Just a few blocks from the techno beat and neon lights of backpacker activity on Ko San Road, in a place where the river and the canal meet in the old part of the city, stands a building dedicated to making ice. Here tubes of ice and blocks of ice are made for the city, and groups of mainly teenage boys work in the cooler evening hours loading the ice into bags, sliding coffee table-sized blocks of ice into a cold room, and making deliveries on their motorbikes.

Giacomo and I walked to the ice factory and I watched as he walked right up to the boys and wandered around their workspace, checking out what they were doing, joking with them about the bags of ice and their weight, and walking straight into the cold room to have a look around. Before I knew what was happening, I was helping to unload bags of ice and posing for pictures, commenting how strong the boys were and how heavy the bags of ice were, standing inside the enormous cold room while slabs of ice came sliding down a ramp from the truck that had just delivered them, slamming into the back wall and then being perfectly stacked with the others. The boys did not speak English and I did not speak Thai. But we understood each other perfectly, and they laughed as I showed them the pictures and we all smiled and waved as we walked back to the guesthouse.

Giacomo calmed the panic inside of me and opened a door into the ease of communication - from that one conversation and that one trip to the ice factory. He made me realize there was nothing to fear from Asia, language barrier or not. He made me remember something I had been taught years earlier - that non-verbal communication was 90% of all communication - and now I had the chance to not only test the theory, but to put it into practice. Because not only did I not speak Thai, but I didn't speak Lao or Vietnamese or Burmese or Khmer - the official languages of the other countries I planned to visit while in South-East Asia.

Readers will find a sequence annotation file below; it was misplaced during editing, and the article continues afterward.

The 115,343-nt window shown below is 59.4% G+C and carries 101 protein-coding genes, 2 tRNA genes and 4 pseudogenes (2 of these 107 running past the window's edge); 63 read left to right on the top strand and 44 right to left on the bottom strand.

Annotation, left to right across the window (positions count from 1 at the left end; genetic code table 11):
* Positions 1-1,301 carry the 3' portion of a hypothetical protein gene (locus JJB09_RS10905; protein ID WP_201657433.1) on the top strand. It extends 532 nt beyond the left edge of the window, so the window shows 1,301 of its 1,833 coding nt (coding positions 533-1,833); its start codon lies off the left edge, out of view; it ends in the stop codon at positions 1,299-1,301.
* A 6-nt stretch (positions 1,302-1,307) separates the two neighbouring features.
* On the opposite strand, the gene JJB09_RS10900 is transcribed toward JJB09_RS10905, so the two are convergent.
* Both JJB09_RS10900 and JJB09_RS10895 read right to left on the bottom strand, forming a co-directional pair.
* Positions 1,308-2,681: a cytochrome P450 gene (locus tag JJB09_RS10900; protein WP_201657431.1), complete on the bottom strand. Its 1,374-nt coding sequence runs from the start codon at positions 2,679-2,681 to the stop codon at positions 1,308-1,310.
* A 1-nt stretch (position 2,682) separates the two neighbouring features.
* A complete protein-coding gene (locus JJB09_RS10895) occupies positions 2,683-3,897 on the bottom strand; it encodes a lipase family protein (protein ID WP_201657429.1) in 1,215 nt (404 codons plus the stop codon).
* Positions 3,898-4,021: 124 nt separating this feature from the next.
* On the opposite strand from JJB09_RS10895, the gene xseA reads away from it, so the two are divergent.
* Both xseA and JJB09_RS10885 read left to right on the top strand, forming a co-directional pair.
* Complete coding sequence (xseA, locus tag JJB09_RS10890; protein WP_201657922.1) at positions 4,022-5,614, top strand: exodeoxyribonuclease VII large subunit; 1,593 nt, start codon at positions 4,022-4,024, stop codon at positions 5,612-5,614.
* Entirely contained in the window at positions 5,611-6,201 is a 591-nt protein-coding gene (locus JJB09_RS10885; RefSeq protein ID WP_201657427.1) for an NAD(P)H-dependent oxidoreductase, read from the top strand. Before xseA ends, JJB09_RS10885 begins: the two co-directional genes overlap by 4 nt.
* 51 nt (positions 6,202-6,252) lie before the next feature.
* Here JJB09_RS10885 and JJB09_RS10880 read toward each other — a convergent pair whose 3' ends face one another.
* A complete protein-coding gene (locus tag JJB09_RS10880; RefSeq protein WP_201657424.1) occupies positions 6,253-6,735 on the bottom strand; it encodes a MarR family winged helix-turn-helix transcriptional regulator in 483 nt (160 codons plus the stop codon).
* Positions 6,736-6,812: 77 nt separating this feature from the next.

Giacomo's last night in Bangkok was my first, and our meeting completed a traveler's circle - a circle of beginnings and endings, of starts and finishes - a revolving door of comings and goings. Two paths colliding - one leaving, full of bittersweet memories and confident experience, the other arriving, an empty slate ready to be bombarded with a new world of adventures and unknowns.

It is too soon for me to think about the end of my circle of Asia, but when it comes, I am sure that there will be someone ready to take my place - naive and eager, excited and scared, and ready to pass through the revolving door, with little more than a guidebook and some advice from a veteran on their way to somewhere new.

*********

Next week: The Kingdom of Thailand

September 09, 2003

Asia For Beginners

You are now in Singapore. 1 degree, 20' North, 103 degrees, 50' East

If you fly along this Latitude in an easterly direction, you will look down on Tarawa, Kiribati; Christmas Island; Ibarra, Ecuador; Macapa, Brazil; Libreville, Gabon; Kisangani, Zaire; Kampala, Uganda; Singapore.

If you fly along this Longitude starting north, you will look down on Phnom Penh, Cambodia; Hanoi, Vietnam; Ulaaanbaatar, Mongolia; Irkutsk, Russia; North Pole; Jakarta, Indonesia; Singapore.

********

Tuesday, September 9, 2003